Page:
Respiratory Rx: How to Breathe Easier
Sometimes taking a deep breath is the problem rather than the solution -- especially for women.
Respiratory illnesses are highly prevalent among women, especially in recent years, according to experts.
Asthma and chronic obstructive pulmonary disease (COPD), which includes chronic bronchitis and emphysema, are the most common respiratory problems among women, and women are also more likely than men to develop both of these conditions.
Dr. Gregory Golden, a pulmonologist at Banner Health Clinic in Loveland, Colo., says smoking likely contributes to a high percentage of women with asthma in the United States.
COPD is the fourth-leading cause of death and second-leading cause of disability in this country.
The good news is that while both conditions are potentially serious and on the rise, they don’t necessarily lead to lung cancer.
However, COPD/emphysema because of smoking does increase the likelihood of getting lung cancer, says Dr. Golden.
Asthma causes your airways, or bronchial tubes, to become inflamed, swollen and hypersensitive to stimuli such as smoke, chemical fumes, changes in weather, respiratory infections and mold.
“One can’t point to a specific cause, but there are several aspects in one’s life that can mean X is more likely to develop asthma than Y,” says Dr. Golden.
Factors include family medical history, secondhand smoke exposure, air pollution, respiratory childhood infections, low birth weight and being overweight.
The main symptom of COPD, which includes emphysema and chronic bronchitis, is difficulty breathing.
Emphysema damages the small air sacs, which are like millions of tiny balloons in the lungs. The damage makes it difficult to expel air, Dr. Golden explains.
Chronic bronchitis, meanwhile, causes inflammation and irritation of the airways, which can produce thick mucus that clogs the airways and makes it hard to breathe.
COPD is caused by cumulative damage to the lungs from smoking, environmental pollutants, genetic conditions, poor health and lifestyle habits.
When to see the doctor
With mild respiratory or breathing difficulty symptoms, you may want to wait a couple of weeks before scheduling an appointment with your primary care physician, to see if things clear up on their own.
“But if you’re severely uncomfortable while coughing, especially if accompanied by high fever, or if you have a bloody cough, or can’t exercise with ease anymore, you should see a doctor,” says Dr. Golden.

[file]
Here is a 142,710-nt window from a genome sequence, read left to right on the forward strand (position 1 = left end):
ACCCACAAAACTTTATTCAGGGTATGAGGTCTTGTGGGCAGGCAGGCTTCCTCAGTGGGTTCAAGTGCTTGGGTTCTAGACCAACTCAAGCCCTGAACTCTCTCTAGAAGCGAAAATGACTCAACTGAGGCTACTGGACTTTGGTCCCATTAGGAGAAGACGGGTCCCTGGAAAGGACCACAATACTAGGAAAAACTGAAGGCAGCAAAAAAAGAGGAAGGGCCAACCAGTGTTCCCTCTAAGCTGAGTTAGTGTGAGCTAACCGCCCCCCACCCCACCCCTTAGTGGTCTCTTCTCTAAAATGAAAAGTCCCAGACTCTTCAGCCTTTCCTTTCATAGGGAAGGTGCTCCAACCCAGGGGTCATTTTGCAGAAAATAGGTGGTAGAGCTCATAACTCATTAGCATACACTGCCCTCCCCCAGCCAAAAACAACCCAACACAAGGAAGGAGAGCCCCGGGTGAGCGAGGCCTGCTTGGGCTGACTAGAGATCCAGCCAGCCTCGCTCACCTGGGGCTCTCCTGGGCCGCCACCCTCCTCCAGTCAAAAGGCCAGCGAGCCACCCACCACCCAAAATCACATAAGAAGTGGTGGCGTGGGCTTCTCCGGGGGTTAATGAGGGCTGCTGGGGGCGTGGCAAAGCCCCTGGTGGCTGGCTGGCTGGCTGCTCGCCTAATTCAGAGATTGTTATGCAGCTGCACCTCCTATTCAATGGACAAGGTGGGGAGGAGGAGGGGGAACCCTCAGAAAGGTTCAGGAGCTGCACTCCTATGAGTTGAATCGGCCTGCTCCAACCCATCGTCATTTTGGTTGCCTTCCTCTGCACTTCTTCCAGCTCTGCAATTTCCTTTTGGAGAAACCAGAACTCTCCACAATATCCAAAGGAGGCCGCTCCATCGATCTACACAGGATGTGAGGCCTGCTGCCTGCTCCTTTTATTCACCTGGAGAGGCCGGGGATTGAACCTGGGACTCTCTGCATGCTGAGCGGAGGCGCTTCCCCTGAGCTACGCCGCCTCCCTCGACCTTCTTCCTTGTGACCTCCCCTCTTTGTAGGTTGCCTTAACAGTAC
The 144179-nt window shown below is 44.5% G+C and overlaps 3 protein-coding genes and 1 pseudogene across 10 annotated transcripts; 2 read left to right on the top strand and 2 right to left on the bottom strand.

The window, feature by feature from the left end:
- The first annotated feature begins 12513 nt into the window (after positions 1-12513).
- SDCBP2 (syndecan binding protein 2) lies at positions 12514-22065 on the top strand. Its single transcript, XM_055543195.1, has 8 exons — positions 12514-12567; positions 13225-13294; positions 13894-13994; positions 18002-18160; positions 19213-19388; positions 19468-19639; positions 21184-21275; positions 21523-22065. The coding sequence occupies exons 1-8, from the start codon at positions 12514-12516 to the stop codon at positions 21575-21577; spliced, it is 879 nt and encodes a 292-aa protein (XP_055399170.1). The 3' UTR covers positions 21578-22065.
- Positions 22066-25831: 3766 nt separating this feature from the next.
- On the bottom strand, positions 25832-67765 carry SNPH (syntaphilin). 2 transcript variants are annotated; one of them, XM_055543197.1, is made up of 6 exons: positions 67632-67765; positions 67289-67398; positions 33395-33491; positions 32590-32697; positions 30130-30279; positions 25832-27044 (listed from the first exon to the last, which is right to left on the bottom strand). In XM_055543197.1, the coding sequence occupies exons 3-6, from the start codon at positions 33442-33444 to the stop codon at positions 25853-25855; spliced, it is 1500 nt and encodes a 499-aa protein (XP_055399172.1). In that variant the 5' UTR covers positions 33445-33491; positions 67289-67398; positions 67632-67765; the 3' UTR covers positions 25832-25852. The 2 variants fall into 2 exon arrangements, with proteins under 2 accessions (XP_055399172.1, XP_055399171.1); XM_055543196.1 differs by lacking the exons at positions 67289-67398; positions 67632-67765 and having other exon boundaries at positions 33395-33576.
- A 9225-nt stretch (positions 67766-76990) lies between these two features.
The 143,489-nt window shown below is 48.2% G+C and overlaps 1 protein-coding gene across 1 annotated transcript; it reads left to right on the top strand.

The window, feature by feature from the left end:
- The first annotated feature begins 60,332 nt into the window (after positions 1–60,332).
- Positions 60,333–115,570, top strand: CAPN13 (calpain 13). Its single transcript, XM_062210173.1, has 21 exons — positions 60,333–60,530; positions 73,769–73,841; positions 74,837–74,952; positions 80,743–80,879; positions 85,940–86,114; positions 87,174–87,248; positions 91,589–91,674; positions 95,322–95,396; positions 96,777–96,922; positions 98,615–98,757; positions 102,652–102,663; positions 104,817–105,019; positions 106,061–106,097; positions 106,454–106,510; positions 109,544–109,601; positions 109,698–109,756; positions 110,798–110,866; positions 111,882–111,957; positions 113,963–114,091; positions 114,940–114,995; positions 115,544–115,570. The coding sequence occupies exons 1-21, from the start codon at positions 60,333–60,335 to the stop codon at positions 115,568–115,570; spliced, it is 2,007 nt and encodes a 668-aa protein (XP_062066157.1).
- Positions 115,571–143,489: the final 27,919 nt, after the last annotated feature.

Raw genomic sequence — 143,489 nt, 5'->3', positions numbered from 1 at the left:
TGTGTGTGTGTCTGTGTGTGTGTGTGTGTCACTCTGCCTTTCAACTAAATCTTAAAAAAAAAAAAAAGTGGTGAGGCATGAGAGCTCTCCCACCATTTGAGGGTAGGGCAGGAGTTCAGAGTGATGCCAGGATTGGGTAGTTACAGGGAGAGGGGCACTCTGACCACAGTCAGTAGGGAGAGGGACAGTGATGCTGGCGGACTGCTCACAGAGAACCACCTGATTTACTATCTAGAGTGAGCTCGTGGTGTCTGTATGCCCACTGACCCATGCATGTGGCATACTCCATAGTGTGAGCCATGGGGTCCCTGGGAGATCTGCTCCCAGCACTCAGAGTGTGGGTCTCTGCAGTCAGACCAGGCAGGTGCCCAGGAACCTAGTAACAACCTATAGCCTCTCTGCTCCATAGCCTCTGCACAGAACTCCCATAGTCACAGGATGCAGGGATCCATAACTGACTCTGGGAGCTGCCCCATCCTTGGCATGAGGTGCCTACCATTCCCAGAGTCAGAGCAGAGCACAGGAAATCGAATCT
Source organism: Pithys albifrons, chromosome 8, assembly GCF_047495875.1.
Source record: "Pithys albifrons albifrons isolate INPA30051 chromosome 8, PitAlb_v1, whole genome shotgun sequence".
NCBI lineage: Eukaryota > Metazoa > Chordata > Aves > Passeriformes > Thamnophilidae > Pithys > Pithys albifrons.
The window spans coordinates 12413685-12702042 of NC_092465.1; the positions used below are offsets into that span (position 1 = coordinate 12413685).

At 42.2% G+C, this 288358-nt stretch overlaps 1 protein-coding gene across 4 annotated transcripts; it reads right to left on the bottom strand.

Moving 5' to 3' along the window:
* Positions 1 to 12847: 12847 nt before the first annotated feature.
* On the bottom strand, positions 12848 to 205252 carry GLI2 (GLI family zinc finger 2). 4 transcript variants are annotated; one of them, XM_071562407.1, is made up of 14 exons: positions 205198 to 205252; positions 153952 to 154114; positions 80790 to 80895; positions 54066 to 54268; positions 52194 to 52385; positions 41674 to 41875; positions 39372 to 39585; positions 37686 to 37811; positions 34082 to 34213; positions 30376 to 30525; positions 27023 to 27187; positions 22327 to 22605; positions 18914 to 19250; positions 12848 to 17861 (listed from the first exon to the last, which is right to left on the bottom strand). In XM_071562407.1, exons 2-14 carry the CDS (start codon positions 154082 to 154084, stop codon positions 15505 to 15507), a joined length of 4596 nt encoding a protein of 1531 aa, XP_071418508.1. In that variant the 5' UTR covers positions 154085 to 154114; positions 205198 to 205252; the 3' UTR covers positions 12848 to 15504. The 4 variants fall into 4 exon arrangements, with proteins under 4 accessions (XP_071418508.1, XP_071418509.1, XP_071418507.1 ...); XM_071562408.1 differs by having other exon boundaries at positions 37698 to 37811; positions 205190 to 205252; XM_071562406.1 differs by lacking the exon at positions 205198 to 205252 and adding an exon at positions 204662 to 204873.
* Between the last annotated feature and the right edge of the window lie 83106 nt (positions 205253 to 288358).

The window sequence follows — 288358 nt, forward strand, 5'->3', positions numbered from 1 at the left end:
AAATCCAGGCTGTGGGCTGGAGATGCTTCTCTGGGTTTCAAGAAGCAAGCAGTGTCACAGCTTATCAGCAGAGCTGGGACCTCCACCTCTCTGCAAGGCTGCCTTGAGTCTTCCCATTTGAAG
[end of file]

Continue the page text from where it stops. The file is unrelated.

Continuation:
Also, if you’ve had an illness from which you’ve otherwise recovered but still have a persistent cough or shortness of breath, it’s best to make a doctor’s appointment to be checked for that, he added.
Putting it to the test
Several tests are commonly used to diagnose lung disease. If your doctor suspects asthma or COPD, he or she might order a chest X-ray, or pulmonary function tests (PFTs) that measure how well your lungs take in and release air and transfer oxygen into the blood.
More advanced diagnostic procedures include:
- Blood gas tests to measure the oxygen and carbon dioxide in your blood
- Bronchoscopy, which lets doctors see your airways using a tube passed through your mouth or nose into your lungs
- Computed tomography (CT) scans to detect tumors, bleeding or fluid in your lungs
- Electrocardiography (ECG or EKG), which can help determine whether heart disease is causing your symptoms.
Treatment for respiratory diseases vary depending on the diagnosis. Steroid inhalers reduce inflammation and swelling in the airways, while bronchodilators open up and relax constricted airways.
For most people with asthma, an inhaled corticosteroid is the first recommended treatment, with a bronchodilator added if needed.
For those with COPD, it’s the opposite--a bronchodilator is the first line of defense, and inhaled corticosteroids are usually reserved for only those whose COPD can’t be managed with bronchodilators.
But physicians say the most important prescription for respiratory diseases for either prevention or treatment is two simple words: Don’t smoke.
“It cannot be emphasized enough: To quit smoking if you do or not pick up the habit is one of the best decisions you can make for yourself,” says Dr. Golden.
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- Ongoing cough
- Coughing with mucus
- Shortness of breath
- Chest tightness
- Chest tightness
- Shortness of breath
Source: National Heart Lung and Blood Institute
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